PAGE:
Do Not Adjust Your Poet

That title, I have to say, has nothing whatever to do with today’s post: it just came to me in the middle of the night and I thought it would make a good title for a poetry collection.  Not, probably, the one I am assembling at the moment for a competition:

http://www.cinnamonpress.com/competitions/

nor the one I am re-doing as a pamphlet which already has a title (The Ballad of the Bowstring Bridge) – but possibly a slightly whimsical or political collection.

Hm.

A propos of that, I had a rather nasty comment on this blog yesterday.  Mostly commentators are polite, witty, respectful and interesting; but I do occasionally get the odd abusive comment.  These will not be published – and I will usually suggest to the commentator that if they would like to make their point again without being rude or insulting, I will be happy to publish it.

But! onwards and upwards… for Tuesdays are concerned with prose, and I have begun a non-fiction work which is a memoir of forgetting.  (LOL).  If this sounds a bit paradoxical, it illustrates the paradox of my life for the last five years since hitting (or being hit by) menopause.  I have forgotten everything: streets, routes, maps; people, people’s names, people’s children’s names; what I did yesterday, what everyone else did yesterday, what Katy did; what I watched last night, last week, last month – in short, my whole life is a continual forgetting.

I am interrupted by Mark asking if I can read Urdu.

‘Not in the slightest,’ I tell him.  Then I think for a moment.  ‘But I do know that the little dots are vowels,’ I say triumphantly.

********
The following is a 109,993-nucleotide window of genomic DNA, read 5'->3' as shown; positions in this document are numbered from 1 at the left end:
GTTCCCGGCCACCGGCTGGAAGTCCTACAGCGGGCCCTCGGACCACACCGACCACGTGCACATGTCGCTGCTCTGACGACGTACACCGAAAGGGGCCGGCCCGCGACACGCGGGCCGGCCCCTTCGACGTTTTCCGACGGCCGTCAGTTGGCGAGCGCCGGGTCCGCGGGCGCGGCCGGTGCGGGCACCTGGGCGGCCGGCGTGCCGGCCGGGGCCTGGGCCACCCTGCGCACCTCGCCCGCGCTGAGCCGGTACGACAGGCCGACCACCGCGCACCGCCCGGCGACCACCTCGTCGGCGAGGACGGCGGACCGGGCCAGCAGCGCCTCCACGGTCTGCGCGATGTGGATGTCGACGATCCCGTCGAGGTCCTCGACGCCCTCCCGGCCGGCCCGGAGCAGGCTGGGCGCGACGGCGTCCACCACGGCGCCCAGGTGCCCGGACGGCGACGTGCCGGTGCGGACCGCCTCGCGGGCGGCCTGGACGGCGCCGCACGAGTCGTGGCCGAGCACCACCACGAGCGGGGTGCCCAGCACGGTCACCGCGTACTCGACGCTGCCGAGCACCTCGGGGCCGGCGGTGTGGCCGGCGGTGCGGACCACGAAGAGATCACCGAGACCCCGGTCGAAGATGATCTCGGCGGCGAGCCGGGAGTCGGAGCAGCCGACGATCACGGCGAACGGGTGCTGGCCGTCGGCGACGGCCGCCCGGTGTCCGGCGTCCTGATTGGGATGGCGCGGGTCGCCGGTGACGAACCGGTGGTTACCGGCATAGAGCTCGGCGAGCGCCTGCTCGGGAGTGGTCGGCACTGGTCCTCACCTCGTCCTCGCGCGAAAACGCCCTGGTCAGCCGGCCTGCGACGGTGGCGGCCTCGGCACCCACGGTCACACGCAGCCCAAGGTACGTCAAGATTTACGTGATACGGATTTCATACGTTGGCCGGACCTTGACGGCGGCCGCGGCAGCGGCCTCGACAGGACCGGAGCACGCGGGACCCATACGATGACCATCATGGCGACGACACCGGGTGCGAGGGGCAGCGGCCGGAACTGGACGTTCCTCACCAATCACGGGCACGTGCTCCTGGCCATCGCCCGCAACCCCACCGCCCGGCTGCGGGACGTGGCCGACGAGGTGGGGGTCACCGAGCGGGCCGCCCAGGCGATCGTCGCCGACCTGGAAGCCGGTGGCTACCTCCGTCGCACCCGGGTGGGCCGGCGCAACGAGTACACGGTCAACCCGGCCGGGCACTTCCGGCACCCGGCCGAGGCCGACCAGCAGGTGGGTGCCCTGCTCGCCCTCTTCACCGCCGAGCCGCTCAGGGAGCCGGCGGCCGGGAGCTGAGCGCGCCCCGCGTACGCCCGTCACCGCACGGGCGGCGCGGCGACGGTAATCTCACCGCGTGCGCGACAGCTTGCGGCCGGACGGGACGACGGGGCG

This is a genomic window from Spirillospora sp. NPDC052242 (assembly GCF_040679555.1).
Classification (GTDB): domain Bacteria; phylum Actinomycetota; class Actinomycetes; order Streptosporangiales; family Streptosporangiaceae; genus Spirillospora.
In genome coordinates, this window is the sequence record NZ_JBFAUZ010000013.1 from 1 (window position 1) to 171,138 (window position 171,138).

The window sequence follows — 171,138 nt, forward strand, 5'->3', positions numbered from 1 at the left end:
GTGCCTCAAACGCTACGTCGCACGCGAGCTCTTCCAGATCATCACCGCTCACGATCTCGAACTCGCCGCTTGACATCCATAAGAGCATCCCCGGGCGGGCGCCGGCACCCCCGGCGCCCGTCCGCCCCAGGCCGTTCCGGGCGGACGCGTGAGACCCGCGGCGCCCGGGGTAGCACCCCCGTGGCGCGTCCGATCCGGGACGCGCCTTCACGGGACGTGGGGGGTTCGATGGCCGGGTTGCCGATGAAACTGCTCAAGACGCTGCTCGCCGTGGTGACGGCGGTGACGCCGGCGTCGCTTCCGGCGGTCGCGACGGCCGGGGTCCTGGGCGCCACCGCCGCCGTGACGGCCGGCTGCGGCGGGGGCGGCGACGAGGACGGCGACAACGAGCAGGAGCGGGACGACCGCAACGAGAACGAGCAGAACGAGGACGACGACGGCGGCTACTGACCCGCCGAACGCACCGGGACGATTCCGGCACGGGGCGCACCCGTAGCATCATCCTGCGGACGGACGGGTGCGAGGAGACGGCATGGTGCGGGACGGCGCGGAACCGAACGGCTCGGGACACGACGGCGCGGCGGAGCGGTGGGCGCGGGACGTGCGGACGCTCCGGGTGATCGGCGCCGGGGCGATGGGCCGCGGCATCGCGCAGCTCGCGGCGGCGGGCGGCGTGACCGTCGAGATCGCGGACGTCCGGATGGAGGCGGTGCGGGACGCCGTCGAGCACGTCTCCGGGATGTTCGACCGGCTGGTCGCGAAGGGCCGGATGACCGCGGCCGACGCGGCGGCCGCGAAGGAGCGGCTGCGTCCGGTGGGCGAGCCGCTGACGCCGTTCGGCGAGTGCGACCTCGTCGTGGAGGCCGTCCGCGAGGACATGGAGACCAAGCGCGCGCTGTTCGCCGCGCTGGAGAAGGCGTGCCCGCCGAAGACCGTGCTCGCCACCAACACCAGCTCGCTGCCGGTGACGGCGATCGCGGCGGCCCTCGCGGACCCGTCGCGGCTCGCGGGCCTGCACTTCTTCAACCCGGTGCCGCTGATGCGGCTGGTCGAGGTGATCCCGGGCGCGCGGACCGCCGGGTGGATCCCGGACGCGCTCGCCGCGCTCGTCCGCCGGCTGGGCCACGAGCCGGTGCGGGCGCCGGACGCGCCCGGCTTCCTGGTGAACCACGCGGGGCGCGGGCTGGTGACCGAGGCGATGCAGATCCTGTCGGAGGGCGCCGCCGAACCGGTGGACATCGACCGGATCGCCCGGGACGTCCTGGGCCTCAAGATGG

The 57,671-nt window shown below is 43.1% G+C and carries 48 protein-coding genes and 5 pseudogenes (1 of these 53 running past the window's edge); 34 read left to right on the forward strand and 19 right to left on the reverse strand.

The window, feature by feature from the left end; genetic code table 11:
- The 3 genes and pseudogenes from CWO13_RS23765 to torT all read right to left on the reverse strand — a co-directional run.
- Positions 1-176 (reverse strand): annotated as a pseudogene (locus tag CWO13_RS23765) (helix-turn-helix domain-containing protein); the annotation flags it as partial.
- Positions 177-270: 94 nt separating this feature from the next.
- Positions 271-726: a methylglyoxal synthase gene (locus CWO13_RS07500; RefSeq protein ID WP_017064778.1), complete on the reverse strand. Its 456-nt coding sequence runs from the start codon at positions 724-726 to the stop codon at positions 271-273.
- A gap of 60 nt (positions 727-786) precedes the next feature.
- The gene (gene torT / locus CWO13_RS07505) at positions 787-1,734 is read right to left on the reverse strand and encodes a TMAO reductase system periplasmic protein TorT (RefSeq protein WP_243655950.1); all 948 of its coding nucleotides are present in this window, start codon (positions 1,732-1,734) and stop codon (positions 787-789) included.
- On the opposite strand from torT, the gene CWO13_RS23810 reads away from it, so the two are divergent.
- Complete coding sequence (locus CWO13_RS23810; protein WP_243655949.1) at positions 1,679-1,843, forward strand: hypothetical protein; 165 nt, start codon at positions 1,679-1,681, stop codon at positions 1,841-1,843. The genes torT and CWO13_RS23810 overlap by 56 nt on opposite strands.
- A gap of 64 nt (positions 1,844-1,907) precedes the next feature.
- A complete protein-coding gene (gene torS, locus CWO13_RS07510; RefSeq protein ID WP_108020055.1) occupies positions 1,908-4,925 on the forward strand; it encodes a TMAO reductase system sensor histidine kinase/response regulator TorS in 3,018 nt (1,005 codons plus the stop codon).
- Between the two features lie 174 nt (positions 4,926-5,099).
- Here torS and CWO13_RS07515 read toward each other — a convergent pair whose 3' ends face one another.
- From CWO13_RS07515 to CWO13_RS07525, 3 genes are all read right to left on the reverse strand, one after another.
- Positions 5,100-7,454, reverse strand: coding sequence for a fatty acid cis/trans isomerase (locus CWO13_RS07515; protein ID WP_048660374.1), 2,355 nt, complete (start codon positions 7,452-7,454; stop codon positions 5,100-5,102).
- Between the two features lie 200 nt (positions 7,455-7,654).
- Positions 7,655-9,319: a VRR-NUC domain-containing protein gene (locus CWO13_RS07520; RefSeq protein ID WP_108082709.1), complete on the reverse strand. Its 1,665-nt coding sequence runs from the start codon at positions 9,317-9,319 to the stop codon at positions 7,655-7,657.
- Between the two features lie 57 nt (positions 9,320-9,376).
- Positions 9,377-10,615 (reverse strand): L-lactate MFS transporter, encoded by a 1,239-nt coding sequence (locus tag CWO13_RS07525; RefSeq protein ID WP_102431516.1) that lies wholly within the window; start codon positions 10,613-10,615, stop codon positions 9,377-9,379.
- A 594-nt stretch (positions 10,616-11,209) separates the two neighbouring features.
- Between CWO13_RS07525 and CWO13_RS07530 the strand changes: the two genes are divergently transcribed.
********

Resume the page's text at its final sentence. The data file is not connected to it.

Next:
‘No, they aren’t,’ he retorts.

See?  I don’t even know what I know.

Aaaand back to the post… so, it’s quite helpful to me to be writing this memoir and if, when it’s done, I can publish it, it will hopefully be useful to others.

One thing I do remember from yesterday is that at Philosophy we talked about Descartes (or ‘Day-cart’ as everyone seems to call him.)  My knowledge of Descartes was previously confined to one phrase – albeit in three different languages:

Cogito ergo sum

Je pense donc je suis

which of course in English means ‘I think therefore I am’.

Everyone knows that phrase.  But what I didn’t know was everything else he thought about consciousness – and now I can’t tell you what that was without referring to my notes.  Nope, I’ve looked and it’s too complicated to put on here.

Whilst we’re on the theme of prose, though, I was interested to hear that the winner this year of the prestigious Samuel Johnson Prize for non-fiction was a biography of an Italian Fascist written in an experimental style.  The SJ prize is not known for being avant-garde, so I think the likelihood is that the experimental style is highly successful, so I’d be interested to read it.

http://www.theguardian.com/books/2013/nov/04/biography-fascist-samuel-johnson-prize

Must go now as I’m trying to listen to Grayson Perry and that is not conducive to blog-posting.

http://www.bbc.co.uk/podcasts/series/reith

Kirk out

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Filed under Book reviews, friends and family, poems, politics, radio, radio, The madness of Mark

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